Over the past five years or so, give or take, kettle sours have served to shift how people think about “sour beers.” Ten years ago, sour beer would more likely have been a mixed-fermentation example: a Belgian lambic, maybe, or a non-Belgian riff on lambic, probably aged in oak, probably for months or years. The yeast and bacteria involved in these complex fermentations take their sweet time. But with the rise of quick- or kettle-souring techniques, in which a firm presence of lactic acid is created basically overnight (by various means, only some of which involve yogurt), brewers can churn out lemony-tart “sour beers” super fast.
Except… they usually aren’t like the beers that made this space interesting in the first place.
If you dig kettle sours: that’s great. As the beer world expands, there’s a beer for everyone at this point—and that part’s cool as hell. But it also means there is more stuff that’s gonna be well outside of one’s wheelhouse. I love hazies, and loathe milkshake IPAs. I was grateful to see the doubly-coarse abomination that was black IPA meet an early end. And I honestly do not get the ongoing presence of one-note kettle sours—which felt like a bad idea years ago.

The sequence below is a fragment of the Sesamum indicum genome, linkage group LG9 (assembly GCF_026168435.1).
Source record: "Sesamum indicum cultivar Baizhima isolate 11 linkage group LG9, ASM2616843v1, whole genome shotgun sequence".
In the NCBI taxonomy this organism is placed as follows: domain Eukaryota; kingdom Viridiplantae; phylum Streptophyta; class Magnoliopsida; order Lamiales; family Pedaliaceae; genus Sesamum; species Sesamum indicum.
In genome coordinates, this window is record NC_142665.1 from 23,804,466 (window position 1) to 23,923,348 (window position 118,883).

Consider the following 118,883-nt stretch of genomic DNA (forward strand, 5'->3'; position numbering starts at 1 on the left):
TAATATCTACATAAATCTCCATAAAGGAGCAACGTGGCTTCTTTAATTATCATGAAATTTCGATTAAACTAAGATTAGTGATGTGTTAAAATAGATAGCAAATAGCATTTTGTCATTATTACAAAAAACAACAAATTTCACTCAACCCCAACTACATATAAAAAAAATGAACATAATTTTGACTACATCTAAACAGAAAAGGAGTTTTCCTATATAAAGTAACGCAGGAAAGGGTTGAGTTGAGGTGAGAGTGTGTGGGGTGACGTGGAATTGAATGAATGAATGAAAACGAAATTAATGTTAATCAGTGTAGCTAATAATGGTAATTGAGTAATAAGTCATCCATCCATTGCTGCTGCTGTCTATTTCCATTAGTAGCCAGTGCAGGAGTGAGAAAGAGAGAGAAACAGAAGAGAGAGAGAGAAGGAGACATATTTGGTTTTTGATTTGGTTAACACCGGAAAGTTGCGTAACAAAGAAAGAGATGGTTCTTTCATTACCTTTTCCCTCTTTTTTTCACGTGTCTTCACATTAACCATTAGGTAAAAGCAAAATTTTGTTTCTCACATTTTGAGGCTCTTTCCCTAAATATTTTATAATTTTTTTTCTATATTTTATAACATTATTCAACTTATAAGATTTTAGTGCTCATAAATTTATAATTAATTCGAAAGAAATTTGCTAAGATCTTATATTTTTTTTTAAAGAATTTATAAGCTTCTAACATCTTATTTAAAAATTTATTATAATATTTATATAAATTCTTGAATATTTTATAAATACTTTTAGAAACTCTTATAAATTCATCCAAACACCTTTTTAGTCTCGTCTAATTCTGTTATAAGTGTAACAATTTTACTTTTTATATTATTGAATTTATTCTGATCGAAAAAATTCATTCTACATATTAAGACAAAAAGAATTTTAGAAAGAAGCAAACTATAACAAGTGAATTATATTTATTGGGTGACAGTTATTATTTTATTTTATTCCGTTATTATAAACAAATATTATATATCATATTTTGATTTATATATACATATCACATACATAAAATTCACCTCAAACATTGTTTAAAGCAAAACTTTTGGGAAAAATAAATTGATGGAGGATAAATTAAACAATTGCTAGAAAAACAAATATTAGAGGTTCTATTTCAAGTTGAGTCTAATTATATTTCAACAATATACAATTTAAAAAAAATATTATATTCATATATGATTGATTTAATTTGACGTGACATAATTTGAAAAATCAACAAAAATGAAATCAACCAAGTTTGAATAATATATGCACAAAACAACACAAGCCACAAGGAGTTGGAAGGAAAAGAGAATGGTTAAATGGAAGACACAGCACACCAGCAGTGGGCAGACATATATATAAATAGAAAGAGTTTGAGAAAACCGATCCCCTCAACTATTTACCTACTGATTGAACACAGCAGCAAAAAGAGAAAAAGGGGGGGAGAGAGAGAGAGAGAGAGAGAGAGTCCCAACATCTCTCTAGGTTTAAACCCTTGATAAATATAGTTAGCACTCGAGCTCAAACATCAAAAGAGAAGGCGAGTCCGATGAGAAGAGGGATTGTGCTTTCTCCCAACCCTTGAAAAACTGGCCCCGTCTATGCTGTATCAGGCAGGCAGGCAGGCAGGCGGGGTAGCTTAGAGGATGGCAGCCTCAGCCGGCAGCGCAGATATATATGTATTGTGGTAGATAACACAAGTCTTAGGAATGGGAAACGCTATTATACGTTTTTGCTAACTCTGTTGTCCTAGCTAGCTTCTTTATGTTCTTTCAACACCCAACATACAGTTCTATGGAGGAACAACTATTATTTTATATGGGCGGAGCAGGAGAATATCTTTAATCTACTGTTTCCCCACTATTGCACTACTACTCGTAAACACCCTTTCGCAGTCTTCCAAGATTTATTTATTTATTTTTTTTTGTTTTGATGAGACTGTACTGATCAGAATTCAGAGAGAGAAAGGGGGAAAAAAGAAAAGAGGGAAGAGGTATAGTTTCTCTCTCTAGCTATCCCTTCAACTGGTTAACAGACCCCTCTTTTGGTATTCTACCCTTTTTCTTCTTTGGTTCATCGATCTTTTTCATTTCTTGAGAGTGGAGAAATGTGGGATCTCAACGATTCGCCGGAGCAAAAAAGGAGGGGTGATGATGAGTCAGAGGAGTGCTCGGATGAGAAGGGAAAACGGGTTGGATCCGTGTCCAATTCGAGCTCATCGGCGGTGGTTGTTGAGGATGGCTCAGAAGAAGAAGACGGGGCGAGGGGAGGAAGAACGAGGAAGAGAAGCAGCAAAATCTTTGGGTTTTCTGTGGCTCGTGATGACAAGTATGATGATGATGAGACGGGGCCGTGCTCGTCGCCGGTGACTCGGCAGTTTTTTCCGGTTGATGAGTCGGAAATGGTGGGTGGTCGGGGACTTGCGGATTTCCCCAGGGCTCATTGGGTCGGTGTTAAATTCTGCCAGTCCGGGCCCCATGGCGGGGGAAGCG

Once I remove the kids from my lawn, and once that massive cartooning windfall comes in (still waiting), I plan to fill the garage with lambic. The upside of kettle sours, for me and my wife, and frankly the majority of our peeps out here, is we can now magically find lambic on the shelves of California (albeit at sub-magical prices). Some of my favorite beer experiences have been from sour beers that take years to develop and benefit from careful blending skills that aren’t on the back of a yogurt container. I hope kettle sours continue to improve; there are definitely some Berliner-esque weisses and pseudo-goses that come across well. But, for now, I want nothing to do with that 9% sour IPA with pluot puree. The lambic life for me.